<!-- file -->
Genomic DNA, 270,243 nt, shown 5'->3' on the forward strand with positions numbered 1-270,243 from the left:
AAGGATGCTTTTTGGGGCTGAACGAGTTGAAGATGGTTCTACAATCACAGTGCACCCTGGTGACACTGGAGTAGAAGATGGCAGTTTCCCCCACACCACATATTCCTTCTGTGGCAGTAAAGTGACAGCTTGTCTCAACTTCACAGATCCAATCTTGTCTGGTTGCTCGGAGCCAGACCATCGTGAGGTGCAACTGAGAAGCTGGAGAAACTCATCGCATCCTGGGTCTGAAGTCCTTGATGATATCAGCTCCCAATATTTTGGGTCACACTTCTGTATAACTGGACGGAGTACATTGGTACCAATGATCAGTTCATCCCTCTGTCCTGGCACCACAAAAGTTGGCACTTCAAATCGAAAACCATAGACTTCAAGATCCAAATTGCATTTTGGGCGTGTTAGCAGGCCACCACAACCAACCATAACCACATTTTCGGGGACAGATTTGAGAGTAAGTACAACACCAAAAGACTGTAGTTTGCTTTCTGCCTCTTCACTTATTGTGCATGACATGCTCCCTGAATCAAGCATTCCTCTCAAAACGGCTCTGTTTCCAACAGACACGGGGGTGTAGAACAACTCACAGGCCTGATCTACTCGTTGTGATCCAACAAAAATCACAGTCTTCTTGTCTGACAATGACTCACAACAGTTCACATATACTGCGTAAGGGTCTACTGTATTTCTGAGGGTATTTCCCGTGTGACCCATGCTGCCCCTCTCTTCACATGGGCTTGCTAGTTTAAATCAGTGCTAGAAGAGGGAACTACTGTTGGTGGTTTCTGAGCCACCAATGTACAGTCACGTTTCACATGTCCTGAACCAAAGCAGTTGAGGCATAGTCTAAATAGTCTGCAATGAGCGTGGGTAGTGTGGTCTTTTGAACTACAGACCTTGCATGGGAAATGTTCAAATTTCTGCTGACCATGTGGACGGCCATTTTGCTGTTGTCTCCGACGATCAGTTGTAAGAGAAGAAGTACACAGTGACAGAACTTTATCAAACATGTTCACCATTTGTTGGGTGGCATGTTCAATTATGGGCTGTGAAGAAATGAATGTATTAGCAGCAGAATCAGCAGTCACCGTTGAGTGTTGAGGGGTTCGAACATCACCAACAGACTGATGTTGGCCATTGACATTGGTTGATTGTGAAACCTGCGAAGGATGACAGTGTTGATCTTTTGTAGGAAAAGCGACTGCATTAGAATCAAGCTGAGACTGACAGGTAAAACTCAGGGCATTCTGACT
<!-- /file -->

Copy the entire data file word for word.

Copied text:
Genomic DNA, 270,243 nt, shown 5'->3' on the forward strand with positions numbered 1-270,243 from the left:
AAGGATGCTTTTTGGGGCTGAACGAGTTGAAGATGGTTCTACAATCACAGTGCACCCTGGTGACACTGGAGTAGAAGATGGCAGTTTCCCCCACACCACATATTCCTTCTGTGGCAGTAAAGTGACAGCTTGTCTCAACTTCACAGATCCAATCTTGTCTGGTTGCTCGGAGCCAGACCATCGTGAGGTGCAACTGAGAAGCTGGAGAAACTCATCGCATCCTGGGTCTGAAGTCCTTGATGATATCAGCTCCCAATATTTTGGGTCACACTTCTGTATAACTGGACGGAGTACATTGGTACCAATGATCAGTTCATCCCTCTGTCCTGGCACCACAAAAGTTGGCACTTCAAATCGAAAACCATAGACTTCAAGATCCAAATTGCATTTTGGGCGTGTTAGCAGGCCACCACAACCAACCATAACCACATTTTCGGGGACAGATTTGAGAGTAAGTACAACACCAAAAGACTGTAGTTTGCTTTCTGCCTCTTCACTTATTGTGCATGACATGCTCCCTGAATCAAGCATTCCTCTCAAAACGGCTCTGTTTCCAACAGACACGGGGGTGTAGAACAACTCACAGGCCTGATCTACTCGTTGTGATCCAACAAAAATCACAGTCTTCTTGTCTGACAATGACTCACAACAGTTCACATATACTGCGTAAGGGTCTACTGTATTTCTGAGGGTATTTCCCGTGTGACCCATGCTGCCCCTCTCTTCACATGGGCTTGCTAGTTTAAATCAGTGCTAGAAGAGGGAACTACTGTTGGTGGTTTCTGAGCCACCAATGTACAGTCACGTTTCACATGTCCTGAACCAAAGCAGTTGAGGCATAGTCTAAATAGTCTGCAATGAGCGTGGGTAGTGTGGTCTTTTGAACTACAGACCTTGCATGGGAAATGTTCAAATTTCTGCTGACCATGTGGACGGCCATTTTGCTGTTGTCTCCGACGATCAGTTGTAAGAGAAGAAGTACACAGTGACAGAACTTTATCAAACATGTTCACCATTTGTTGGGTGGCATGTTCAATTATGGGCTGTGAAGAAATGAATGTATTAGCAGCAGAATCAGCAGTCACCGTTGAGTGTTGAGGGGTTCGAACATCACCAACAGACTGATGTTGGCCATTGACATTGGTTGATTGTGAAACCTGCGAAGGATGACAGTGTTGATCTTTTGTAGGAAAAGCGACTGCATTAGAATCAAGCTGAGACTGACAGGTAAAACTCAGGGCATTCTGACT